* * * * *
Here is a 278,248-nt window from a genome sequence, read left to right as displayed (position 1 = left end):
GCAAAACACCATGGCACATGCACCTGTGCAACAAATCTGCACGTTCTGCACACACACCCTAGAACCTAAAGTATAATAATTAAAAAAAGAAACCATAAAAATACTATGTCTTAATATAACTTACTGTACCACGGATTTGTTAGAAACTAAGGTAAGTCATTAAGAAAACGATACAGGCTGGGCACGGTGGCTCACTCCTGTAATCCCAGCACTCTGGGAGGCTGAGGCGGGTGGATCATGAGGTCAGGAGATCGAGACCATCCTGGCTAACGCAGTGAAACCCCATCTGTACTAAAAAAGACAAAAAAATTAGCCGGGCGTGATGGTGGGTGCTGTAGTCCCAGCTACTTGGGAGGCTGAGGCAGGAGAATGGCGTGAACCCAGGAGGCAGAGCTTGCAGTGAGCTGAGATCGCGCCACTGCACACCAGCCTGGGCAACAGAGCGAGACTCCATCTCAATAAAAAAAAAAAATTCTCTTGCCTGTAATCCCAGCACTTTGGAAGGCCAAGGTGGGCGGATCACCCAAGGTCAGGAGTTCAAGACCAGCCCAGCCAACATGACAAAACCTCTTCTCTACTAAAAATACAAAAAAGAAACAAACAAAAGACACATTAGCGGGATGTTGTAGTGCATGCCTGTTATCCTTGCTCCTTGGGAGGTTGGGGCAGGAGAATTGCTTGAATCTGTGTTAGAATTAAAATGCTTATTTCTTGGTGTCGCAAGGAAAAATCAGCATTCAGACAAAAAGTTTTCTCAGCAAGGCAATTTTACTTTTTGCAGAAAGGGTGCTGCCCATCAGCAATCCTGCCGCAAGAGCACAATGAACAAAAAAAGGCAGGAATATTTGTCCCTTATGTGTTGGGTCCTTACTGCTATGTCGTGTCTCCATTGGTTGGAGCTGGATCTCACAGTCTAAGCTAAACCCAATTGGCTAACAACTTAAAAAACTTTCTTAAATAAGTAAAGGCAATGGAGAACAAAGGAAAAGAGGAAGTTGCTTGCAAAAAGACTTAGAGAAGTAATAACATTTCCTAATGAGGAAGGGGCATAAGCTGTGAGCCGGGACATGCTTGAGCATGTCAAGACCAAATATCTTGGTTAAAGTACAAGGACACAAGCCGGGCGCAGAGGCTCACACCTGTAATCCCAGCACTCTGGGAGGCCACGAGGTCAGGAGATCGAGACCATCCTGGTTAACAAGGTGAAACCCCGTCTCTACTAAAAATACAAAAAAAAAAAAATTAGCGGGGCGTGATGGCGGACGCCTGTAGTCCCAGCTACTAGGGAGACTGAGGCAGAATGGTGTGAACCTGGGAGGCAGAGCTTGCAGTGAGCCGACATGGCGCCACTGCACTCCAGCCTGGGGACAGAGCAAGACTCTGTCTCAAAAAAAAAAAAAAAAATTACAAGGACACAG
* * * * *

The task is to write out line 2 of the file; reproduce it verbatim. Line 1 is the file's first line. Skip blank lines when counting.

GCAAAACACCATGGCACATGCACCTGTGCAACAAATCTGCACGTTCTGCACACACACCCTAGAACCTAAAGTATAATAATTAAAAAAAGAAACCATAAAAATACTATGTCTTAATATAACTTACTGTACCACGGATTTGTTAGAAACTAAGGTAAGTCATTAAGAAAACGATACAGGCTGGGCACGGTGGCTCACTCCTGTAATCCCAGCACTCTGGGAGGCTGAGGCGGGTGGATCATGAGGTCAGGAGATCGAGACCATCCTGGCTAACGCAGTGAAACCCCATCTGTACTAAAAAAGACAAAAAAATTAGCCGGGCGTGATGGTGGGTGCTGTAGTCCCAGCTACTTGGGAGGCTGAGGCAGGAGAATGGCGTGAACCCAGGAGGCAGAGCTTGCAGTGAGCTGAGATCGCGCCACTGCACACCAGCCTGGGCAACAGAGCGAGACTCCATCTCAATAAAAAAAAAAAATTCTCTTGCCTGTAATCCCAGCACTTTGGAAGGCCAAGGTGGGCGGATCACCCAAGGTCAGGAGTTCAAGACCAGCCCAGCCAACATGACAAAACCTCTTCTCTACTAAAAATACAAAAAAGAAACAAACAAAAGACACATTAGCGGGATGTTGTAGTGCATGCCTGTTATCCTTGCTCCTTGGGAGGTTGGGGCAGGAGAATTGCTTGAATCTGTGTTAGAATTAAAATGCTTATTTCTTGGTGTCGCAAGGAAAAATCAGCATTCAGACAAAAAGTTTTCTCAGCAAGGCAATTTTACTTTTTGCAGAAAGGGTGCTGCCCATCAGCAATCCTGCCGCAAGAGCACAATGAACAAAAAAAGGCAGGAATATTTGTCCCTTATGTGTTGGGTCCTTACTGCTATGTCGTGTCTCCATTGGTTGGAGCTGGATCTCACAGTCTAAGCTAAACCCAATTGGCTAACAACTTAAAAAACTTTCTTAAATAAGTAAAGGCAATGGAGAACAAAGGAAAAGAGGAAGTTGCTTGCAAAAAGACTTAGAGAAGTAATAACATTTCCTAATGAGGAAGGGGCATAAGCTGTGAGCCGGGACATGCTTGAGCATGTCAAGACCAAATATCTTGGTTAAAGTACAAGGACACAAGCCGGGCGCAGAGGCTCACACCTGTAATCCCAGCACTCTGGGAGGCCACGAGGTCAGGAGATCGAGACCATCCTGGTTAACAAGGTGAAACCCCGTCTCTACTAAAAATACAAAAAAAAAAAAATTAGCGGGGCGTGATGGCGGACGCCTGTAGTCCCAGCTACTAGGGAGACTGAGGCAGAATGGTGTGAACCTGGGAGGCAGAGCTTGCAGTGAGCCGACATGGCGCCACTGCACTCCAGCCTGGGGACAGAGCAAGACTCTGTCTCAAAAAAAAAAAAAAAAATTACAAGGACACAG